New School Preparatory uses a literature-based program with a focus on reading for meaning and a
reflection on the "big ideas" behind the written word. The Language Arts curriculum
stresses literacy, writing, and the study of literature.
The instructional program draws on literature from many genres, time periods,
and cultures. Novel and author study begin to expose students to different
styles of writing.
Competency in reading and writing require knowledge of the basics. New School Preparatory emphasizes
mastery of phonics, grammar, and spelling instruction at all grade levels.
Communication, both oral and written, is an integral part of the program.
Fluency in written and oral expression is fostered through learning experiences
designed for small group and whole class situations.
Writing is a daily requirement that helps students develop and communicate
ideas in persuasive, expository, literary, and expressive discourse. Students
learn that writing must have a beginning, middle, and end. Understanding
that writing has a main idea to be conveyed is the focus for this grade
Each year the students explore subjects such as fairy tales (Sleeping
Beauty), Native Americans, and the connection between literature and music
as in Swan Lake. These topics are studied in detail and developed into
a dramatic and music-dance presentation.
Click to see a clip of the 2nd Grade class's production of Charlotte's Web
The National Council of Teachers of Mathematics guidelines and a problem solving approach to mathematics form the basis of the mathematics program at New School.
Conceptual understanding is critical to a strong mathematics foundation. Concrete materials help the students explore ideas and concepts. Students learn to reason mathematically moving from the concrete to the abstract. They learn how to measure, manipulate data, and graph to present information.
Math learning is progressive. Students should fully understand one step before they progress to the next. Math drills are emphasized to ensure mastery, while problem solving encourages students to use math to solve real-world problems.
At New School, each student works at his/her own pace. This allows advanced students to learn concepts and skills beyond grade level placement.
Mathematics Guidelines for Grade Two
Number and Operations
Use multiple models to develop initial understandings of place value and the base-ten number system
Develop a sense of whole numbers and represent and use them in flexible ways, including relating, composing, and decomposing numbers
Understand situations that entail multiplication and division, such as equal groupings of objects and sharing equally
Develop and use strategies for whole-number computations, with a focus on addition and subtraction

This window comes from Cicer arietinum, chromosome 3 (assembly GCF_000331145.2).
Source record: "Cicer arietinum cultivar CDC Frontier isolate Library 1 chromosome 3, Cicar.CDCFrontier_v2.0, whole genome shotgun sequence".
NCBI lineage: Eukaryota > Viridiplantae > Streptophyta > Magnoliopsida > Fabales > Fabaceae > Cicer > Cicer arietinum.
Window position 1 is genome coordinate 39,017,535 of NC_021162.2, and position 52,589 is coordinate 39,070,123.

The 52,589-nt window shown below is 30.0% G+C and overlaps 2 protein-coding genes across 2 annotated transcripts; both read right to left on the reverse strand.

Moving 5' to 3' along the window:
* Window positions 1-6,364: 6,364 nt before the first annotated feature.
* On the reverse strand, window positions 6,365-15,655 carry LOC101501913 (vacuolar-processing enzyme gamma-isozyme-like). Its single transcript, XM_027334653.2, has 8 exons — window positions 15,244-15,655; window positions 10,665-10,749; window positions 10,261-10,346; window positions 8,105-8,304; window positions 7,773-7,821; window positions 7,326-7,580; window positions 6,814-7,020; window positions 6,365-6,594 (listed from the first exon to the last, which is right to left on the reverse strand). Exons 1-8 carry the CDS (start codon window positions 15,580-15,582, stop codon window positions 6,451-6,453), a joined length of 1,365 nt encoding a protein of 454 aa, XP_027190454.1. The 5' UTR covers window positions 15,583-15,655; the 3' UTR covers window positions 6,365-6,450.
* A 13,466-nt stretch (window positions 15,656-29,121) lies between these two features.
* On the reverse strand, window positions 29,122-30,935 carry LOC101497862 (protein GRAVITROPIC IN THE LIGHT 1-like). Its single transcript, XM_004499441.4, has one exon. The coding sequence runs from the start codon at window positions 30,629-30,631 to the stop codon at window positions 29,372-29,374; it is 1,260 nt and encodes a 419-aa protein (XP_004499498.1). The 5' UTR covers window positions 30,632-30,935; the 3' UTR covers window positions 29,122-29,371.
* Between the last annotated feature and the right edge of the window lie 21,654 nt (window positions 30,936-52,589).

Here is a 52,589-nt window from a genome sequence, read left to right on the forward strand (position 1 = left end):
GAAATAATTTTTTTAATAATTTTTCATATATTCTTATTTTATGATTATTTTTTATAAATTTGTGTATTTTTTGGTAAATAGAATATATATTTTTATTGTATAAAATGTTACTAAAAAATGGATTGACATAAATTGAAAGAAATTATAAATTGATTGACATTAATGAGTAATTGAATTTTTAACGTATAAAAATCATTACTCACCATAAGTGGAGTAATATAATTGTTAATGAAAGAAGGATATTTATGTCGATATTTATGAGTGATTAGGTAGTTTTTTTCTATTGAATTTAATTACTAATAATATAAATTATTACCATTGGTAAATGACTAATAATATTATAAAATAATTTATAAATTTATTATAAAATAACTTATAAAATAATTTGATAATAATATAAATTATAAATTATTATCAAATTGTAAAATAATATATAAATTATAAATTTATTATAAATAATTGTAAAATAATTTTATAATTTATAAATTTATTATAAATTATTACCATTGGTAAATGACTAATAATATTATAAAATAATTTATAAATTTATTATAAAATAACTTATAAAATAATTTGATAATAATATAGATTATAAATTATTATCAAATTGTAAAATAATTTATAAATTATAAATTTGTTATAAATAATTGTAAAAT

Develop fluency with basic number combinations for addition and subtraction
Use a variety of methods and tools to compute, including objects, mental computation, estimation, paper and pencil, and calculators
Use concrete, pictorial, and verbal representations to develop an understanding of invented and conventional symbolic notations
Model situations that involve the addition and subtraction of whole numbers, using objects, pictures, and symbols
Describe quantitative change, such as a studentís growing two inches in one year
Describe, name, and interpret direction and distance in navigating space and apply ideas about direction and distance
Relate ideas in geometry to ideas in number and measurement
Recognize the attributes of length, volume, weight, area, and time (time is not identified as a focal point or connection)
Understand how to measure using nonstandard and standard units
Select an appropriate unit and tool for the attribute being measured
Measure with multiple copies of units of the same size, such as paper clips laid end to end
Use repetition of a single unit to measure something larger than the unit, for instance, measuring the length of a room with a single meterstick
Use tools to measure
Develop common referents for measures to make comparisons and estimates
Science has an integral relationship with mathematics. Both stress logic, conceptual
thinking, and problem-solving. Science skills build on students' curiosity and intuition. Students learn
to observe, make predictions, and work with variables as they formulate
and test hypotheses.
The science program at New School Preparatory is inquiry based and follows the standards and position statement of the National Science Teachers Association (www.nsta.org) and the National Science Education Standards as abstracted [here].
At New School the science program provides opportunities for students to develop understandings and skills necessary to function productively as problem solvers in a scientific and technological world. First hand exploration and investigation and inquiry/process skills are nurtured.
The social studies curriculum is designed to help develop the children's understanding of themselves as individuals, as members of various groups within society, and as members of a global community. The curriculum helps students develop an appreciation for diversity and enables them to acquire the cultural fluency necessary for successfully engaging within the larger world.
The curriculum is based on the ten thematic strands that form the basis of the social studies standards of the National Council of Social Studies (NCSS) described [here].
The increasingly bilingual nature of the United States and our pluralistic society mean that it is more important than ever for today's students to speak a second language.
All New School Preparatory students receive daily Spanish instruction from a second language specialist as part of the school's standard curricula. The curriculum follows the philosophy and standards of the American Council of Teachers of Foreign Language. [Click to see standards]